Grid-based reticle

Improved target visibility in the area of the primary vertical crosshair

Military Technology

To improve the field of view as well as applicability across various weapons and ammunition, Army scientists and engineers have developed a new reticle for riflescopes and spotting scopes.

In this design, a primary vertical reference crosshair is placed and aligned to the optical axis with its length being less than the maximum field of view. The primary vertical crosshair provides a boresight reference in the optical instrument and axis of symmetry for the grid system.

Advantageously, by locating the primary horizontal crosshair at the top of the grid, otherwise unexpected benefits are realized, including a single concise origin, unobstructed observation of cross range separated or moving targets, and increased utility of the auxiliary horizontal crosshair at higher magnification (which reduces the field of view).

The Army designed this new reticle because current aiming reticle patterns found in riflescopes and spotting scopes issued by the U.S. Army and other armed forces consist of simple intersecting crosshairs with markings consisting of dots or stadia lines at predetermined intervals (one milliradian of angle in target space).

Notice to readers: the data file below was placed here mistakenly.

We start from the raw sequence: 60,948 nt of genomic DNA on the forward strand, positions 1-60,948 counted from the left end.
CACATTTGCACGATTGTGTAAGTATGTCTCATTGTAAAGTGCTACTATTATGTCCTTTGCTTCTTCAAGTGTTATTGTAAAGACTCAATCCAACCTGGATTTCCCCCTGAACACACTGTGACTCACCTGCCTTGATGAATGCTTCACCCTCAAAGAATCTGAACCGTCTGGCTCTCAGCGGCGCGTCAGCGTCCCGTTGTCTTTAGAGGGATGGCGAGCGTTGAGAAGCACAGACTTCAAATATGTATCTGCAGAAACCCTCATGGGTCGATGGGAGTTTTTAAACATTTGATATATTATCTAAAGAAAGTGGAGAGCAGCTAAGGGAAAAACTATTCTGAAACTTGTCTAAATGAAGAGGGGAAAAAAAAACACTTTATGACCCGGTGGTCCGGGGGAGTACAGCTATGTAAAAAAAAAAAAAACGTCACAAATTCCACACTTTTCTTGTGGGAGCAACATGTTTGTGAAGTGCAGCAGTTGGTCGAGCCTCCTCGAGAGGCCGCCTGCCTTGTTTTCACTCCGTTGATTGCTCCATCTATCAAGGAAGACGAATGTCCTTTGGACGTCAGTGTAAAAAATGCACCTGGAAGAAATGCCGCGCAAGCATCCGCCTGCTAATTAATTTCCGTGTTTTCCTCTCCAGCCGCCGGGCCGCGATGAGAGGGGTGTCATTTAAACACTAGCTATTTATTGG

Many sights use a series of secondary crosshairs – patterns that extend the effective coverage area along downward and horizontal directions to allow for corrected aiming references without mechanically adjusting the reticle. However, the high-density markings in at least two of the quadrants formed by the crosshairs can obscure the field of view.

In some commercially available sights, the intervals between markings are caliber specific and different weapon system optics use different reticle patterns. This can, in turn, create issues in training throughout the weapon suite. When the reticle is designed for a specific caliber, any alteration to the standard ammunition may render part of the reticle inaccurate.

Businesses can acquire the patented reticle design for use in new scopes through a patent license. Contact TechLink for no-cost licensing assistance.


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